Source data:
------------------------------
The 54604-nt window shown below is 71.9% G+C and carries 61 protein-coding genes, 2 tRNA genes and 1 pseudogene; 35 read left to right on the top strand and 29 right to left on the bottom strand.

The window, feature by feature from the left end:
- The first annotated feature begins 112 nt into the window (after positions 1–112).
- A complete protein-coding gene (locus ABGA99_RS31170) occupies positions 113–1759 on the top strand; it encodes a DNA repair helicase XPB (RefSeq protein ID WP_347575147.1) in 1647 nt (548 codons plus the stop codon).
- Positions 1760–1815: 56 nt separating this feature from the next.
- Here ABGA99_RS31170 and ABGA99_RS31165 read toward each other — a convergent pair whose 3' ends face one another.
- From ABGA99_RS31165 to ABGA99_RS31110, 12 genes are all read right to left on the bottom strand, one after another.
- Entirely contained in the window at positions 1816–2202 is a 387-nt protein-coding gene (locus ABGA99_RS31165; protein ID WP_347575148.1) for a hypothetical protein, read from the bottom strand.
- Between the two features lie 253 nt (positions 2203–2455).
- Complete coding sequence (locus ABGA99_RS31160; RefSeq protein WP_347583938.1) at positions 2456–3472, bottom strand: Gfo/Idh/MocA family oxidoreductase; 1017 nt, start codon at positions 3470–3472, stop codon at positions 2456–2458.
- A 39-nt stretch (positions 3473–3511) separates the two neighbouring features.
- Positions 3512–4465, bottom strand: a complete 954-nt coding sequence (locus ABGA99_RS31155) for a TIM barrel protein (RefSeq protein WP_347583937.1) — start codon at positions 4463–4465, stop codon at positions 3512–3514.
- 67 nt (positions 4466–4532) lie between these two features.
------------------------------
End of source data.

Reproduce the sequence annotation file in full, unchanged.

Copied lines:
The 54604-nt window shown below is 71.9% G+C and carries 61 protein-coding genes, 2 tRNA genes and 1 pseudogene; 35 read left to right on the top strand and 29 right to left on the bottom strand.

The window, feature by feature from the left end:
- The first annotated feature begins 112 nt into the window (after positions 1–112).
- A complete protein-coding gene (locus ABGA99_RS31170) occupies positions 113–1759 on the top strand; it encodes a DNA repair helicase XPB (RefSeq protein ID WP_347575147.1) in 1647 nt (548 codons plus the stop codon).
- Positions 1760–1815: 56 nt separating this feature from the next.
- Here ABGA99_RS31170 and ABGA99_RS31165 read toward each other — a convergent pair whose 3' ends face one another.
- From ABGA99_RS31165 to ABGA99_RS31110, 12 genes are all read right to left on the bottom strand, one after another.
- Entirely contained in the window at positions 1816–2202 is a 387-nt protein-coding gene (locus ABGA99_RS31165; protein ID WP_347575148.1) for a hypothetical protein, read from the bottom strand.
- Between the two features lie 253 nt (positions 2203–2455).
- Complete coding sequence (locus ABGA99_RS31160; RefSeq protein WP_347583938.1) at positions 2456–3472, bottom strand: Gfo/Idh/MocA family oxidoreductase; 1017 nt, start codon at positions 3470–3472, stop codon at positions 2456–2458.
- A 39-nt stretch (positions 3473–3511) separates the two neighbouring features.
- Positions 3512–4465, bottom strand: a complete 954-nt coding sequence (locus ABGA99_RS31155) for a TIM barrel protein (RefSeq protein WP_347583937.1) — start codon at positions 4463–4465, stop codon at positions 3512–3514.
- 67 nt (positions 4466–4532) lie between these two features.